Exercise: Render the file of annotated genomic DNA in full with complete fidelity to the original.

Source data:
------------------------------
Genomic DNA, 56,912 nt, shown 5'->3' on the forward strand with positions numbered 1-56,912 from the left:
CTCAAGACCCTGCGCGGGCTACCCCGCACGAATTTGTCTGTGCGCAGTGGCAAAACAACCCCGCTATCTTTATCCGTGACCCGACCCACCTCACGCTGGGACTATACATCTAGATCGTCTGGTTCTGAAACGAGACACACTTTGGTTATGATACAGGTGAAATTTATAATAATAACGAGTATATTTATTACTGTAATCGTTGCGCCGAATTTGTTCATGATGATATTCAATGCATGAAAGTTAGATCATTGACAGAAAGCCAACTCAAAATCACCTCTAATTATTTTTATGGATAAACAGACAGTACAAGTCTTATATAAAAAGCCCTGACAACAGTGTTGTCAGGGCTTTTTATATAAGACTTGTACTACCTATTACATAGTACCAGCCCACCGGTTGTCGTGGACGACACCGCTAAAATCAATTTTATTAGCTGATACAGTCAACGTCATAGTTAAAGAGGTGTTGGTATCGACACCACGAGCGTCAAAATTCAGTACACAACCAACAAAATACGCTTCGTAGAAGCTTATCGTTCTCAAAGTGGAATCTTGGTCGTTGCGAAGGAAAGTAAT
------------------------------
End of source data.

Genomic DNA, 56,912 nt, shown 5'->3' on the forward strand with positions numbered 1-56,912 from the left:
CTCAAGACCCTGCGCGGGCTACCCCGCACGAATTTGTCTGTGCGCAGTGGCAAAACAACCCCGCTATCTTTATCCGTGACCCGACCCACCTCACGCTGGGACTATACATCTAGATCGTCTGGTTCTGAAACGAGACACACTTTGGTTATGATACAGGTGAAATTTATAATAATAACGAGTATATTTATTACTGTAATCGTTGCGCCGAATTTGTTCATGATGATATTCAATGCATGAAAGTTAGATCATTGACAGAAAGCCAACTCAAAATCACCTCTAATTATTTTTATGGATAAACAGACAGTACAAGTCTTATATAAAAAGCCCTGACAACAGTGTTGTCAGGGCTTTTTATATAAGACTTGTACTACCTATTACATAGTACCAGCCCACCGGTTGTCGTGGACGACACCGCTAAAATCAATTTTATTAGCTGATACAGTCAACGTCATAGTTAAAGAGGTGTTGGTATCGACACCACGAGCGTCAAAATTCAGTACACAACCAACAAAATACGCTTCGTAGAAGCTTATCGTTCTCAAAGTGGAATCTTGGTCGTTGCGAAGGAAAGTAAT